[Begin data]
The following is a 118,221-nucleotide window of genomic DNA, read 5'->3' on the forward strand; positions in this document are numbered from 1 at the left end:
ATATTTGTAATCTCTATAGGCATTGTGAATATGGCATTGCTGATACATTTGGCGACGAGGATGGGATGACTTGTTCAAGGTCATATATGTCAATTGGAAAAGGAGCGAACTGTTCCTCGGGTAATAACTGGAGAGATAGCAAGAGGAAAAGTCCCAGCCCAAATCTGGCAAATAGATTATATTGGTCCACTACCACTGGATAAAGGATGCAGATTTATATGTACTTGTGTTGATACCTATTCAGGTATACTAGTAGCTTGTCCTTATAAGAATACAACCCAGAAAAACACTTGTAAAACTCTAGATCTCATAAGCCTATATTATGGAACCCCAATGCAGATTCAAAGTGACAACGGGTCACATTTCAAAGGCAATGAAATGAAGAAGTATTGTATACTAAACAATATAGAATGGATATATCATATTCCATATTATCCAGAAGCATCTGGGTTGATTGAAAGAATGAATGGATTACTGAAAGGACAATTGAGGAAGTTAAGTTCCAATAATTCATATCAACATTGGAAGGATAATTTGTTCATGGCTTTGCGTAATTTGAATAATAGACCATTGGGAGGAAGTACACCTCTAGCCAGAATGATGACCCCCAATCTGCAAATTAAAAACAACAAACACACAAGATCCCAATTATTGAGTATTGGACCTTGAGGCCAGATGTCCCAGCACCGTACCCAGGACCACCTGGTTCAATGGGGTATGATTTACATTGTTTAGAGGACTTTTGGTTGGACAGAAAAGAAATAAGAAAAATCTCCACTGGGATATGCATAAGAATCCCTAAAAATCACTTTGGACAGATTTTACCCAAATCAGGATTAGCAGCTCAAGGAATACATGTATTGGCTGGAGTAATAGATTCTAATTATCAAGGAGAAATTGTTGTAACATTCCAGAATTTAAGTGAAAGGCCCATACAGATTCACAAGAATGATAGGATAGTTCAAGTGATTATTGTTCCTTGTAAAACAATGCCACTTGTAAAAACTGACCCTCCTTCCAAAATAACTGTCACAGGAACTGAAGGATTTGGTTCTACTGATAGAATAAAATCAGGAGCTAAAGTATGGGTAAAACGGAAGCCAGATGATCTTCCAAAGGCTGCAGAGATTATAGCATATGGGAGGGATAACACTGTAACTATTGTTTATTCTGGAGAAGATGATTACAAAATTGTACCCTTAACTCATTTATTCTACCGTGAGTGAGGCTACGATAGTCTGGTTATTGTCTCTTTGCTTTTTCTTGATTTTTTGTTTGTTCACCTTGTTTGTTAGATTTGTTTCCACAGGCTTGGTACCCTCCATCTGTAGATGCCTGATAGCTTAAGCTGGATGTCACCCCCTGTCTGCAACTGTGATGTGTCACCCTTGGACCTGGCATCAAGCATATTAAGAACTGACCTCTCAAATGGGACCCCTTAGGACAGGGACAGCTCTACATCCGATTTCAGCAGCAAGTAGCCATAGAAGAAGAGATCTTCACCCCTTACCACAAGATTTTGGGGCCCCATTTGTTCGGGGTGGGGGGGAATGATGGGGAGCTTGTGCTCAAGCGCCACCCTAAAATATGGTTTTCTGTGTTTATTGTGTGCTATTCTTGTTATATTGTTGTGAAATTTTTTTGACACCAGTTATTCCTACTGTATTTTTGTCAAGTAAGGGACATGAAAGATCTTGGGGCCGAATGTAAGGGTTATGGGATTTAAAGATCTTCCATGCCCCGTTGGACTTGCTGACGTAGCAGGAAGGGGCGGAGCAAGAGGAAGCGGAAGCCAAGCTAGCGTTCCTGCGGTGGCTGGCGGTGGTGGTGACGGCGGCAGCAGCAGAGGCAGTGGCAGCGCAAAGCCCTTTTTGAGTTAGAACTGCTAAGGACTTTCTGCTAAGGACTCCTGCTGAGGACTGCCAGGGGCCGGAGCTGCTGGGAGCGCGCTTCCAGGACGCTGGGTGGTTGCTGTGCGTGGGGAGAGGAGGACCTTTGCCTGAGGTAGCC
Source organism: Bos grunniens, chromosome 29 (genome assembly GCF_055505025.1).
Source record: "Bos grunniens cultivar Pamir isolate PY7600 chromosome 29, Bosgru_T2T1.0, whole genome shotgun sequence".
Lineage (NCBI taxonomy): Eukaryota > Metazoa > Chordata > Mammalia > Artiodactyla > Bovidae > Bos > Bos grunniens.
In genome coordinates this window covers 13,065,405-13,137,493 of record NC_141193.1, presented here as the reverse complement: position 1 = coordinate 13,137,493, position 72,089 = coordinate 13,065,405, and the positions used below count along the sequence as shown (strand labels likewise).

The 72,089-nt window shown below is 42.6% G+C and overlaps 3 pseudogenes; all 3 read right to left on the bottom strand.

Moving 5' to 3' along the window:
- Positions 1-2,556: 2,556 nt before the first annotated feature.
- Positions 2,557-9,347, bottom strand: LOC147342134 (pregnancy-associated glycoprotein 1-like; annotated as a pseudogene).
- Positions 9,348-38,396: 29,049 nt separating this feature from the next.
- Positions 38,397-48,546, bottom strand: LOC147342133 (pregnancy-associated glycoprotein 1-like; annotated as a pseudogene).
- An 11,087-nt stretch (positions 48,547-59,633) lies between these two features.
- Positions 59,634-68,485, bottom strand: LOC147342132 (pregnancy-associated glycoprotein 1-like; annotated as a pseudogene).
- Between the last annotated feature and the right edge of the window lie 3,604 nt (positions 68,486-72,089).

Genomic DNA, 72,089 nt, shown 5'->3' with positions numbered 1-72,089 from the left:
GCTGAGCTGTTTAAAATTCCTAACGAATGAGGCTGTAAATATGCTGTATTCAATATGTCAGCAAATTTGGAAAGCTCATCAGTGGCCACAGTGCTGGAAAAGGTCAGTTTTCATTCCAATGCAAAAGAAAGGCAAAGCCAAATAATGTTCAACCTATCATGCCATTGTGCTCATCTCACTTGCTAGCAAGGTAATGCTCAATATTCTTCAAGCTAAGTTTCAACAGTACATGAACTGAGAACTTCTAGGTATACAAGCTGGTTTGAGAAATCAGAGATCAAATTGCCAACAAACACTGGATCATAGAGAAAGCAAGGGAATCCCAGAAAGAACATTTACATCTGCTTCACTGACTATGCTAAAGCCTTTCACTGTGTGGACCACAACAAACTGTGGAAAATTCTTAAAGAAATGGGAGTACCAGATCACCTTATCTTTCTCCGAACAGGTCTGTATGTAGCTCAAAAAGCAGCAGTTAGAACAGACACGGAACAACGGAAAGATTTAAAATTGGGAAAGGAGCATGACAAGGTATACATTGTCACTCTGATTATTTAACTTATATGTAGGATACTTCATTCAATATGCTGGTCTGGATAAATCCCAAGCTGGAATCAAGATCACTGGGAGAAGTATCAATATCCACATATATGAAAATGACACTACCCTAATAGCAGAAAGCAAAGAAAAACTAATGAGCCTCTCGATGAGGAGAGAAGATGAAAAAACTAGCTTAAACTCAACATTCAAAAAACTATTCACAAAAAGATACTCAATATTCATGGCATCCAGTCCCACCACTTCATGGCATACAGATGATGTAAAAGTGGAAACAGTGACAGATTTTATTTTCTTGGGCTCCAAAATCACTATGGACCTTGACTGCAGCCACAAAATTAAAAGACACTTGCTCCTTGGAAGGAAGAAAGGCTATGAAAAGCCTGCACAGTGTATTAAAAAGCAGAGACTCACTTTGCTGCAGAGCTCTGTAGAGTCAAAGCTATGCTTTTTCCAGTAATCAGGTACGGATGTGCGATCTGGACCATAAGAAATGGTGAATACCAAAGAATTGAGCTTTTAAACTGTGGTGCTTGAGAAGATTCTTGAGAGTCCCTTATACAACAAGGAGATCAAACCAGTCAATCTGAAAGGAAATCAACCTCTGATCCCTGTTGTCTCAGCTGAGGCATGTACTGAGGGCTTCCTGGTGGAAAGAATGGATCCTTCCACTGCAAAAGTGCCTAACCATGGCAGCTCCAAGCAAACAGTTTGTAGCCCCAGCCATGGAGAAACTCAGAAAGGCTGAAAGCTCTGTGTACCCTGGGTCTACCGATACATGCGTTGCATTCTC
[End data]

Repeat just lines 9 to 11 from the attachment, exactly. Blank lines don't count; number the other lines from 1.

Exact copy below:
- Positions 1-2,556: 2,556 nt before the first annotated feature.
- Positions 2,557-9,347, bottom strand: LOC147342134 (pregnancy-associated glycoprotein 1-like; annotated as a pseudogene).
- Positions 9,348-38,396: 29,049 nt separating this feature from the next.